Key Concept

Key Evidence: A recent study estimated that, during the decade from 2011-2020, every US$1 invested in immunization programs in the world’s 73 poorest countries would yield a US$16 return on investment. Using an approach accounting for additional societal benefits of vaccination (the “full income approach”, which quantifies the value that people place on living longer and healthier lives), researchers estimated the return could be as high as US$44 per US$1 invested.

Ozawa, S., Portnoy, A., Grewal, S., et al 2016. Return on investment from childhood immunization in low- and middle-income countries, 2011-2020. Health Affairs. 35(2).
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By preventing illness, disability, premature death, lost wages, and other costs, this modeling study found that vaccines against ten pathogens averted $828.5 billion of economic burden in 94 low- and middle-income countries between 2021 and 2030. Immunization programs provided a high return on investment (ROI), with projections for net benefits of vaccine programs estimated at $1,445.3 billion (using a cost-of-illness approach) and $3,371.5 billion (using a value-of-a-statistical-life approach) from 2011 to 2030. For every $1 invested in immunization, there was a return on investment of $20 using cost-of-illness and $52 using a value-of-a-statistical-life approach.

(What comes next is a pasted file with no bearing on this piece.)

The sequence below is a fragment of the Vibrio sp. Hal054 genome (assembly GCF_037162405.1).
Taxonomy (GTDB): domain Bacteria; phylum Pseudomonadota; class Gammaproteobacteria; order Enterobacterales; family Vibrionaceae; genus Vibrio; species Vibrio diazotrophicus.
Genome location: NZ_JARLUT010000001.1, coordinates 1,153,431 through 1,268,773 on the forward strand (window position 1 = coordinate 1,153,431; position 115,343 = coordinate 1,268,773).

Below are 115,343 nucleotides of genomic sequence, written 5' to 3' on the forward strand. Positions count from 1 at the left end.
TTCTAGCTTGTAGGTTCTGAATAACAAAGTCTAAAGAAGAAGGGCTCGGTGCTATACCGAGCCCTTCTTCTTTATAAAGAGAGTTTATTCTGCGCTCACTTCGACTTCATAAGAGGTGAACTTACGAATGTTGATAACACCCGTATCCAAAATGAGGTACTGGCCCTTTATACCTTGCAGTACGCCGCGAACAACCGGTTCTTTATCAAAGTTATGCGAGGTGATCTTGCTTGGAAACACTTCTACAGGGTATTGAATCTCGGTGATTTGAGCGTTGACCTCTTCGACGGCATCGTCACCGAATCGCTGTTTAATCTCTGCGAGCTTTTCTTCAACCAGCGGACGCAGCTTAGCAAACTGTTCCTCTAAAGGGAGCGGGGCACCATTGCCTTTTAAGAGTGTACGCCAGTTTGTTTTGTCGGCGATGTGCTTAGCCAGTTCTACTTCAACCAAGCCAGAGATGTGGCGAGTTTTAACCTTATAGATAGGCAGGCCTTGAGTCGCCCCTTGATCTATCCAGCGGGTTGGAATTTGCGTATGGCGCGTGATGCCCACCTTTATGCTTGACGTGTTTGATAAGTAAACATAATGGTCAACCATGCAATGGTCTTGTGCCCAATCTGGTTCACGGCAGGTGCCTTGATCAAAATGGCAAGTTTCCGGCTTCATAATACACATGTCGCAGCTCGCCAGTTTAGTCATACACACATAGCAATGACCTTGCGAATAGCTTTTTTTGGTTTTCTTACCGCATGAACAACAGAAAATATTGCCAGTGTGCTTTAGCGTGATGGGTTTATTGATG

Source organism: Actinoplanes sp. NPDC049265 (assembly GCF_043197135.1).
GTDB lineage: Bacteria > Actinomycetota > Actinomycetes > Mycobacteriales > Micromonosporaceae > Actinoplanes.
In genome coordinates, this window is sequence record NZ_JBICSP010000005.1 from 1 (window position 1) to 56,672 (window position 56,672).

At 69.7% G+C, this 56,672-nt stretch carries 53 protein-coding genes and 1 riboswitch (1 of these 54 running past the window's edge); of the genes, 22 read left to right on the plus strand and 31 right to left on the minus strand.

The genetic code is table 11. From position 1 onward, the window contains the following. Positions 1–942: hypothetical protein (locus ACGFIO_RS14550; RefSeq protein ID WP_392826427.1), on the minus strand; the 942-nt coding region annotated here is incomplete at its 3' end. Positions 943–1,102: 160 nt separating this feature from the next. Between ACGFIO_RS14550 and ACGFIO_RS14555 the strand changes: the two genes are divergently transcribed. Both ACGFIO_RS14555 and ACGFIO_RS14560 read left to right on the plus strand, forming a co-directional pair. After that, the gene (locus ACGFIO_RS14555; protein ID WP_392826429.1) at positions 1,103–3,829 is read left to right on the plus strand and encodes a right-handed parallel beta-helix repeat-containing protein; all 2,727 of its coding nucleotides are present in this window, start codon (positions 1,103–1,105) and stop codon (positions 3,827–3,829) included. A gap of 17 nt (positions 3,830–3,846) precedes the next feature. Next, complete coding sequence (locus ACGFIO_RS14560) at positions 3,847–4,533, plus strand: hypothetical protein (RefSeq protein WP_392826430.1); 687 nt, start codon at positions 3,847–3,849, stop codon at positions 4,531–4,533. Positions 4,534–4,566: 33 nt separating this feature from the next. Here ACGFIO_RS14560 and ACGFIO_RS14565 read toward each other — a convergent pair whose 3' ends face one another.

Sim, S. Y., Watts, E., Constenla, D., Brenzel, L., & Patenaude, B. N. 2020. Return On Investment From Immunization Against 10 Pathogens In 94 Low- And Middle-Income Countries, 2011–30. Health Affairs. 39(8).
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Key Evidence: Vaccination of children in the Philippines against 6 diseases was found to significantly increase IQ and language scores (compared to children receiving no vaccinations) and was estimated to have a 21% rate of return.

Bloom, D.E., Canning, D., and Weston, M. 2005. The value of vaccination. World Economics. 6(3).
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